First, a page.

[MAP OF OTTOMAN PALESTINE AND JERUSALEM] [Filistin - Kudüs].
[OTTOMAN MAP OF PALESTINE].
[Ottoman Directorate of Mapping]., The Ottoman Empire, [c. 1910].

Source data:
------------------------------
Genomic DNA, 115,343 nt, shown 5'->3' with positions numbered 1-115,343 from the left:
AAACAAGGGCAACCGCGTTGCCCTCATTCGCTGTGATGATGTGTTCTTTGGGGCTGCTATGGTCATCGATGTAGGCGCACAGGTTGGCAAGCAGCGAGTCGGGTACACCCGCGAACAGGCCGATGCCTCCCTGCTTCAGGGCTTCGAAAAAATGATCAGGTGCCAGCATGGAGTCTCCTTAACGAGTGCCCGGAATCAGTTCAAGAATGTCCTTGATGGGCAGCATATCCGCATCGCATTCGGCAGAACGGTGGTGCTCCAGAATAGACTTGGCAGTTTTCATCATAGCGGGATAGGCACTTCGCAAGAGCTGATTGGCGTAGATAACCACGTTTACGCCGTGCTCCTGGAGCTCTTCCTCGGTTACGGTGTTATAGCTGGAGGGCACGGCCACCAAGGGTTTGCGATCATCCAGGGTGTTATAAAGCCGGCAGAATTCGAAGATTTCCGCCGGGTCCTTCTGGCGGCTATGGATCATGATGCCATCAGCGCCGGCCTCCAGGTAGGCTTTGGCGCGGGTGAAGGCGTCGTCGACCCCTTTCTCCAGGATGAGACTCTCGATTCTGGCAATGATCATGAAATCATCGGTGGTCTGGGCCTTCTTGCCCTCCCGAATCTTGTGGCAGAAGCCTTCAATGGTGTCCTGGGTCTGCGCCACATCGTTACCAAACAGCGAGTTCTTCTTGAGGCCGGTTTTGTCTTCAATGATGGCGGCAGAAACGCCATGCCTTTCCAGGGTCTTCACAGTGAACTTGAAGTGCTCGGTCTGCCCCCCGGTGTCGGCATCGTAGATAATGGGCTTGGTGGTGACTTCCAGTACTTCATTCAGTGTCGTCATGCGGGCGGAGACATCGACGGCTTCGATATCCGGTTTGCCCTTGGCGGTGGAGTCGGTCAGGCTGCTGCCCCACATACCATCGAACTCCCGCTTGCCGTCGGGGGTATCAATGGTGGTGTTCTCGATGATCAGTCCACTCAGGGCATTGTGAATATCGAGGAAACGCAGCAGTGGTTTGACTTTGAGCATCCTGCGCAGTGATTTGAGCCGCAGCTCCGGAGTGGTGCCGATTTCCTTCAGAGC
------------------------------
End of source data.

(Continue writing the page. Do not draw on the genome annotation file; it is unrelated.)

Original lithograph map with brown, white and blue tons. 81x57 cm. In Ottoman script (Old Turkish with Arabic letters). All toponyms are in Ottoman Turkish and Arabic. Scale: 1:500,000. Shows Mediterranean shores on the north, Bahr-i Lût [i.e. the Dead Sea], Aqaba Bay, areas of Arabic tribes in very detail, in addition, special huge lands like 'Al-Hism Land'. Also, it shows holy places, antiquities, fortresses, rivers; and Turkish Sanjaks, Qazas, Nahiyes, Qariyes based on the Ottoman administrative system. Cartographer is not indicated, but, it's composed for military purposes in the last period of the Imperial Ottoman, especially for showing Arabian tribes spreading over vast areas in its period, just before World War 1 (date of the printing of this map), such as 'Houtat Tribe'. A very detailed and attractive map of Palestine and Quds area and their topography. Following the Muslim conquest of Palestine in 636-640, several Muslim ruling dynasties succeeded each other as they wrestled control of Palestine: the Rashiduns; the Umayyads, who built the Dome of the Rock and the al-Aqsa Mosque in Jerusalem; the Abbasids; the semi-independent Tulunids and the Ikhshidids; the Fatimids; and the Seljuks. In 1099, the Crusaders established the Kingdom of Jerusalem in Palestine, which the Ayyubid Sultanate conquered in 1187. The Crusaders failed to retake Palestine despite further attempts. The Egyptian Mamluks took Palestine from the Mongols (who had conquered the Ayyubid Sultanate) in 1260. The Ottomans captured Palestine in 1516 and ruled it until Egypt took it in 1832. Eight years later, the United Kingdom intervened and returned the region to the Ottomans. Considerable demographic changes happened during the 19th century and with the regional migrations of Druze, Circassians, and Bedouin tribes. The emergence of Zionism also brought many Jewish immigrants from Europe and the revival of the Hebrew language. Arabs in Palestine, both Christian and Muslim, settled and Bedouin, were historically split between the Qays and Yaman factions. These divisions had their origins in pre-Islamic tribal feuds between Northern Arabians (Qaysis) and Southern Arabians (Yamanis). The strife between the two tribal confederacies spread throughout the Arab world with their conquests, subsuming even uninvolved families so that the population of Palestine identified with one or the other. Their conflicts continued after the 8th-century Civil war in Palestine until the early 20th century and gave rise to differences in customs, tradition, and dialect which remain to this day. Beit Sahour was first settled in the 14th century by a handful of Christian and Muslim clans (hamula) from Wadi Musa in Jordan, the Christian Jaraisa and the Muslim Shaybat and Jubran, who came to work as shepherds for Bethlehem's Christian landowners, and they were subsequently joined by other Greek Orthodox immigrants from Egypt in the 17th-18th centuries. Due to the legacy of the Ottoman period, the ethnic origins of some rural and urban Palestinians are either Albanian, Circassian, or from other non-Arab populations.